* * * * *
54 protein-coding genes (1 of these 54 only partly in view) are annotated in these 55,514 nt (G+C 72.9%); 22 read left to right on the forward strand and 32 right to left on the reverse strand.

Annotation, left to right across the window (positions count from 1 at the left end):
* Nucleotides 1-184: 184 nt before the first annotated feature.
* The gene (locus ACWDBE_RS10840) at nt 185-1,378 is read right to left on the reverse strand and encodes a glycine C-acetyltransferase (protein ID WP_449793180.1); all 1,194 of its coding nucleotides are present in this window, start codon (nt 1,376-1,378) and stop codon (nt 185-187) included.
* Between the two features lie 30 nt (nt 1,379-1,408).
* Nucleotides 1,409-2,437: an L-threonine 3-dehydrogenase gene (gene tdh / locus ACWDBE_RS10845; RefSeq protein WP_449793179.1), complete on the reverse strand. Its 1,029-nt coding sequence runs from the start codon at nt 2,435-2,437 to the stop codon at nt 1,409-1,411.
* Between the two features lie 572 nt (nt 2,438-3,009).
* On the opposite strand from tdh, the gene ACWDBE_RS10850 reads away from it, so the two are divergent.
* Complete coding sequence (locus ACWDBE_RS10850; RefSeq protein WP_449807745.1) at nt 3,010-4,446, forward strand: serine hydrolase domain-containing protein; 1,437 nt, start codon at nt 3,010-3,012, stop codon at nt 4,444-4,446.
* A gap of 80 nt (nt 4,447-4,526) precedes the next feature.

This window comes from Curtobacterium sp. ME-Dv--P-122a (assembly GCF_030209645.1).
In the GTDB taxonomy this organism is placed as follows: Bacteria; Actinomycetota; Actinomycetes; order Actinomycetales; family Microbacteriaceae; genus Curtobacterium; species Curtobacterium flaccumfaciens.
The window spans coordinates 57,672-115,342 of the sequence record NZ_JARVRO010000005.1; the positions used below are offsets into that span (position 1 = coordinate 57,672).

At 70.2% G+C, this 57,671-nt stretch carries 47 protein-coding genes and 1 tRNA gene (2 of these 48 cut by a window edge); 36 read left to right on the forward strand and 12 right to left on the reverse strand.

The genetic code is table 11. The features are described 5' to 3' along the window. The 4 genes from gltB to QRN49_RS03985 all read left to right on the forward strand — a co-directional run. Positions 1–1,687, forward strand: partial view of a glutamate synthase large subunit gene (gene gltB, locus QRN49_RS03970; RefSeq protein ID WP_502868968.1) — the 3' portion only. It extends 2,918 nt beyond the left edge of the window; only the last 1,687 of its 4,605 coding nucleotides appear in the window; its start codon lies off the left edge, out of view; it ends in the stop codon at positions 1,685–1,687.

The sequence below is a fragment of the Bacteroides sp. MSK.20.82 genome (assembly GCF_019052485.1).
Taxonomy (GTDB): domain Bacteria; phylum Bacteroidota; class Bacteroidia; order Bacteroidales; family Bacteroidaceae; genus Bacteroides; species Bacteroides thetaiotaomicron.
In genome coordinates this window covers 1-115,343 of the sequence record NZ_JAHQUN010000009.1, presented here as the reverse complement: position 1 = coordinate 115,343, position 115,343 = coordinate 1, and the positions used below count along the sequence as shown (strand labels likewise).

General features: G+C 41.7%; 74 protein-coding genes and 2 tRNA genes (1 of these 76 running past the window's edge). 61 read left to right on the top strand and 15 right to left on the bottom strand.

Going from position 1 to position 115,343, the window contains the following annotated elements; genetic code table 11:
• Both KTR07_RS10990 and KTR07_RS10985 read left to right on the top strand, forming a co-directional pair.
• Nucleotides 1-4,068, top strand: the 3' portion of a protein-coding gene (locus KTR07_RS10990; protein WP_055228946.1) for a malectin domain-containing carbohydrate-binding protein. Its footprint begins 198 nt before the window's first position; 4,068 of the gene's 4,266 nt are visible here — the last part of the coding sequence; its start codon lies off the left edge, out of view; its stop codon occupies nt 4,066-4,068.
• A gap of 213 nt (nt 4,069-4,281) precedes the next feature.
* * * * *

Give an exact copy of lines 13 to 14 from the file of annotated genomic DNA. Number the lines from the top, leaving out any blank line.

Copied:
The window spans coordinates 57,672-115,342 of the sequence record NZ_JARVRO010000005.1; the positions used below are offsets into that span (position 1 = coordinate 57,672).

At 70.2% G+C, this 57,671-nt stretch carries 47 protein-coding genes and 1 tRNA gene (2 of these 48 cut by a window edge); 36 read left to right on the forward strand and 12 right to left on the reverse strand.